Buddhists living in the south of Thailand had to take up arms to protect their families against Muslim extremists. They have found support in Thai Government in this decision, the prime minister said Friday, despite spiraling fears of communal violence in the restive region.
The military meanwhile said the insurgents have introduced a new bombing strategy to fool the authorities and cause more casualties.
Buddhist civilians, including monks, have been the insurgents' prime targets in three years of violence in Thailand's southernmost Muslim-majority provinces - Yala, Pattani and Narathiwat - which has left more than 2,000 people dead.
Several government agencies have provided guns to civilians in the south - both Buddhist and Muslim - to protect their villages. But a proliferation of firearms and growing mistrust between Muslim and Buddhist communities has raised concerns of retaliatory attacks by Buddhists.
"Buddhists are taking up arms for self defense. The government is happy to support them for such a purpose," Prime Minister Surayud Chulanont told reporters during his one-day visit to the region.
Surayud and national police chief Gen. Seriphisut Temiyawej traveled to the south Friday to investigate problems faced by police working in the insurgency-plagued area, government spokesman Yongyuth Maiyalarb said.
While there is a regular rotation of soldiers through the area, police are expected to take permanent postings. The insurgents frequently target people they consider to be representatives of the government, especially teachers, soldiers and police.
Surayud went to a hospital in Narathiwat province to visit a high-ranking police officer, Col. Noppadol Pueksomon, who lost an arm and leg on Wednesday after stepping on a bomb buried in the dirt as he inspected the site of an earlier explosion.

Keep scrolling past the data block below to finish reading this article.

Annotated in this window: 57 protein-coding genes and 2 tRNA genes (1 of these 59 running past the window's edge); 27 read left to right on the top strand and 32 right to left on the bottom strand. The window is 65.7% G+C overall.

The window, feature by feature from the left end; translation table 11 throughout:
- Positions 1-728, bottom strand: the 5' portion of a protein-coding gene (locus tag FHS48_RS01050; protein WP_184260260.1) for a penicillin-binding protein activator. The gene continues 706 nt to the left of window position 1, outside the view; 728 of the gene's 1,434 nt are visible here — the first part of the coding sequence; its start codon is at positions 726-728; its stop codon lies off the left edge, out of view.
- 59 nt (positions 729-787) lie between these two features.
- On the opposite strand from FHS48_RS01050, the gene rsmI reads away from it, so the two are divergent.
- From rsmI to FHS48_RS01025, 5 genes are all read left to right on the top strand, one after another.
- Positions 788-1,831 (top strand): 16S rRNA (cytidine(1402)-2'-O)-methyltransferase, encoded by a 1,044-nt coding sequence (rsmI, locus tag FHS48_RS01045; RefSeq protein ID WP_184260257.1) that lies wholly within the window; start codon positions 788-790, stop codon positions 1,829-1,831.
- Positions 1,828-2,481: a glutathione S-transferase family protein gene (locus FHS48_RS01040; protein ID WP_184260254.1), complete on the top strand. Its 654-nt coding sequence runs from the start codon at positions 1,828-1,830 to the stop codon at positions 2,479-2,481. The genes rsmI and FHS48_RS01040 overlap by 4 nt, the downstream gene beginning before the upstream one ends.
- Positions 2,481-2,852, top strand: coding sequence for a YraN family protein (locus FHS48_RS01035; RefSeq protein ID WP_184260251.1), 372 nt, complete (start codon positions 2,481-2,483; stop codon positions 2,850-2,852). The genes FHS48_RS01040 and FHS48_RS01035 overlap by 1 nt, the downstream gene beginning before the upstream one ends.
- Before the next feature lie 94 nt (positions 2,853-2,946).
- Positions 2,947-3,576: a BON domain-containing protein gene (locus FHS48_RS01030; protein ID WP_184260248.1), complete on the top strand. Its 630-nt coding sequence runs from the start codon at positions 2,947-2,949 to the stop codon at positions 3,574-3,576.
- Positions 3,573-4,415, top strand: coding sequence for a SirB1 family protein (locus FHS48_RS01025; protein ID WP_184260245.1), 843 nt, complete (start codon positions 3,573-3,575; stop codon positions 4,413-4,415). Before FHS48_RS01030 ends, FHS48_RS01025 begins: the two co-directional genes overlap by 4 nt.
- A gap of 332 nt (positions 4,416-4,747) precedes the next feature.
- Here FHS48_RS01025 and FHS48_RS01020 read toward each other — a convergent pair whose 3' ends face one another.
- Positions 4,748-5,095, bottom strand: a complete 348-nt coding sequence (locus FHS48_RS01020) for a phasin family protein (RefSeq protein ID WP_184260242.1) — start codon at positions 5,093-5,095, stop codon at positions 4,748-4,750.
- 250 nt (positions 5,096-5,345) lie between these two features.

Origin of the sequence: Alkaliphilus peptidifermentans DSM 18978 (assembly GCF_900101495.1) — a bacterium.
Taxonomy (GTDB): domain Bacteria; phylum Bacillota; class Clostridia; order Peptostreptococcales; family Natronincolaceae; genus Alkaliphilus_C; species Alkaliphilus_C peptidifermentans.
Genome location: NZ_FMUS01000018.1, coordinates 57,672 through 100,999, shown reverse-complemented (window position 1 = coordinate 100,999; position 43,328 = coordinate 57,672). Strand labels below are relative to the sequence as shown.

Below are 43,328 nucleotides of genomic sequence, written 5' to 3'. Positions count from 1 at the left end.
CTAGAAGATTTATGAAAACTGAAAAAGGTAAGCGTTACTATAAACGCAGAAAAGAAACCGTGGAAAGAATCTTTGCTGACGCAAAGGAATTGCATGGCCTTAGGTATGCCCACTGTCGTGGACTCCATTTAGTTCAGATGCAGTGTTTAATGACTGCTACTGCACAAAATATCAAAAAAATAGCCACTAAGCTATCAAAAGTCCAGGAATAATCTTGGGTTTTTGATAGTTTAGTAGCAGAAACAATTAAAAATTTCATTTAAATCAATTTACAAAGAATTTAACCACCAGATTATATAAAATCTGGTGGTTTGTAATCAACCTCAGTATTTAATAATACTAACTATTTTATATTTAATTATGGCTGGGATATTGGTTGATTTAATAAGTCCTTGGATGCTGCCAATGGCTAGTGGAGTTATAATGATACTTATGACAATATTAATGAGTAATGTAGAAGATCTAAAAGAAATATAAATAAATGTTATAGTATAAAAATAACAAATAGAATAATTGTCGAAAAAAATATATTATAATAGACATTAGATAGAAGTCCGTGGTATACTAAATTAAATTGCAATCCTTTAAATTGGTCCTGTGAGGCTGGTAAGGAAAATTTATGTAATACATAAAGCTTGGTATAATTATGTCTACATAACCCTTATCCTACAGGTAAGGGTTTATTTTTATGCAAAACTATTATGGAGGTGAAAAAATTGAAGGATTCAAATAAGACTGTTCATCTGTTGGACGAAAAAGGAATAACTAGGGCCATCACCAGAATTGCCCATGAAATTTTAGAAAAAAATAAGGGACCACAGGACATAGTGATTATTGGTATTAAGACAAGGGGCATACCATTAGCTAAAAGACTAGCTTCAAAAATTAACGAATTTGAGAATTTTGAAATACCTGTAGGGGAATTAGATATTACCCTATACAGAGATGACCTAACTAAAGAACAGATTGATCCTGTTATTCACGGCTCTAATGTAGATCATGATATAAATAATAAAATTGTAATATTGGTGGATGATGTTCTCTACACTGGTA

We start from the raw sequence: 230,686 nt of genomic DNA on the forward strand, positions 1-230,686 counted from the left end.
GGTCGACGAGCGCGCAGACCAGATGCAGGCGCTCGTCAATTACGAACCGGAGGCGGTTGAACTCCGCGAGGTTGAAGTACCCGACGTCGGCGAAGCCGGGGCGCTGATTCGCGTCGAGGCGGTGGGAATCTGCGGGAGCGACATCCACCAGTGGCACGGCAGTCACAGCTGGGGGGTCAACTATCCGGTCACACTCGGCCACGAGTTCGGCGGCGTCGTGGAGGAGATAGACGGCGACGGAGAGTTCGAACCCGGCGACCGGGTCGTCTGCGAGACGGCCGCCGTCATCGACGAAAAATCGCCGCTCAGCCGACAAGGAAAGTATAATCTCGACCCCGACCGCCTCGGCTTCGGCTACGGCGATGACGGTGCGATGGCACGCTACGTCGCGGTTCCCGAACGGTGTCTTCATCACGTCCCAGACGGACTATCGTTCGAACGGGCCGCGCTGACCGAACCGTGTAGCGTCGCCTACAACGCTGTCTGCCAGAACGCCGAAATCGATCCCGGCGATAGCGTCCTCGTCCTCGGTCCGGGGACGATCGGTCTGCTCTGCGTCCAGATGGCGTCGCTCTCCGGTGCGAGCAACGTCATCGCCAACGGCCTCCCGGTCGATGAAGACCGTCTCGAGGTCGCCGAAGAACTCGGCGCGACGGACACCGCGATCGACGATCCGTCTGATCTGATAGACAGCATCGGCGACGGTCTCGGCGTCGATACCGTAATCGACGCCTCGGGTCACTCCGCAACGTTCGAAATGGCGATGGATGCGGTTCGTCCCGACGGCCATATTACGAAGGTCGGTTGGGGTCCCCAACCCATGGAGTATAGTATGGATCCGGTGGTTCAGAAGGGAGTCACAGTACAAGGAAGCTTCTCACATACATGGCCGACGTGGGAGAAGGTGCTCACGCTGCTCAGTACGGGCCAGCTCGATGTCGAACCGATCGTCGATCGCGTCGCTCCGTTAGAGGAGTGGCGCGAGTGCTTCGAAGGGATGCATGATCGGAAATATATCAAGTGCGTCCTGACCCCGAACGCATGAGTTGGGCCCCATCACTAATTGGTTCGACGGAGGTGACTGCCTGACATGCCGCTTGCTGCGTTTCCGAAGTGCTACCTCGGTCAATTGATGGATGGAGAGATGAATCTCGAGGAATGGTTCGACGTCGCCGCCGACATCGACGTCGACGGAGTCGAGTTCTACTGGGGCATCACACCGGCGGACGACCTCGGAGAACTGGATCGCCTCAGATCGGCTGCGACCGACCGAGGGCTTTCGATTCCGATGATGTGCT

The attack indicates that the insurgents are shifting bombing strategies, after the authorities cracked down on mobile phones which the militants had been using to trigger explosives.
"The insurgents have developed a new tactic for triggering bombs to escape the authorities' control," Col. Akara Thiprot said Friday.
Two other booby traps similar to the bomb that maimed Noppadol have been defused in recent months, Akara said, adding that the military will use mine detectors when inspecting bomb sites in the future.
When Surayud took office in October following a September coup, he pledged to make peace in the south a priority and to moderate the previous government's iron-fisted policies that critics said had fueled the insurgency.
But the violence has continued unabated and bombings and drive-by shootings are an almost daily occurrence.
In the latest violence, a bomb exploded as a military vehicle passed by in Pattani's Mayo district, injuring four soldiers, and a 76-year-old Buddhist man was severely injured early Friday in a drive-by shooting in Narathiwat's Rue So district.
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